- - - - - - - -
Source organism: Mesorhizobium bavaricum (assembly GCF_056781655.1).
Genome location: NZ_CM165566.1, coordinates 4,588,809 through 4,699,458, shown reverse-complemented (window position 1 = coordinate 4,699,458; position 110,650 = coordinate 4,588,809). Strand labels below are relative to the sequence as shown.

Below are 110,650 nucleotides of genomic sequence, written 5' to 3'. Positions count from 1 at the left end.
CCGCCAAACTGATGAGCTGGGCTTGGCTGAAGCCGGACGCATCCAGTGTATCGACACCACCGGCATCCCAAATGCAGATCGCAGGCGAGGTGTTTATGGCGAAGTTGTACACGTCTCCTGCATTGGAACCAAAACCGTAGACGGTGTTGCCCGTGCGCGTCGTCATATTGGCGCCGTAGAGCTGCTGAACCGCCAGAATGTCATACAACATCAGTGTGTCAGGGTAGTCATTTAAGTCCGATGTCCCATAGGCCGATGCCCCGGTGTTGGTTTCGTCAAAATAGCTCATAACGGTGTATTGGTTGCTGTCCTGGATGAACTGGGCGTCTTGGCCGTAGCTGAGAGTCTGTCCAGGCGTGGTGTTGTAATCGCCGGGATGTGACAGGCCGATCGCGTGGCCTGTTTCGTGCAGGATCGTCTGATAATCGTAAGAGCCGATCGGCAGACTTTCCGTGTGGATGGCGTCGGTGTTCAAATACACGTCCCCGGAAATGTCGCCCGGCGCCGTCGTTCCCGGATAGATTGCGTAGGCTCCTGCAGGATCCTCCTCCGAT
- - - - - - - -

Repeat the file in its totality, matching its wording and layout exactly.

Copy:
Source organism: Mesorhizobium bavaricum (assembly GCF_056781655.1).
Genome location: NZ_CM165566.1, coordinates 4,588,809 through 4,699,458, shown reverse-complemented (window position 1 = coordinate 4,699,458; position 110,650 = coordinate 4,588,809). Strand labels below are relative to the sequence as shown.

Below are 110,650 nucleotides of genomic sequence, written 5' to 3'. Positions count from 1 at the left end.
CCGCCAAACTGATGAGCTGGGCTTGGCTGAAGCCGGACGCATCCAGTGTATCGACACCACCGGCATCCCAAATGCAGATCGCAGGCGAGGTGTTTATGGCGAAGTTGTACACGTCTCCTGCATTGGAACCAAAACCGTAGACGGTGTTGCCCGTGCGCGTCGTCATATTGGCGCCGTAGAGCTGCTGAACCGCCAGAATGTCATACAACATCAGTGTGTCAGGGTAGTCATTTAAGTCCGATGTCCCATAGGCCGATGCCCCGGTGTTGGTTTCGTCAAAATAGCTCATAACGGTGTATTGGTTGCTGTCCTGGATGAACTGGGCGTCTTGGCCGTAGCTGAGAGTCTGTCCAGGCGTGGTGTTGTAATCGCCGGGATGTGACAGGCCGATCGCGTGGCCTGTTTCGTGCAGGATCGTCTGATAATCGTAAGAGCCGATCGGCAGACTTTCCGTGTGGATGGCGTCGGTGTTCAAATACACGTCCCCGGAAATGTCGCCCGGCGCCGTCGTTCCCGGATAGATTGCGTAGGCTCCTGCAGGATCCTCCTCCGAT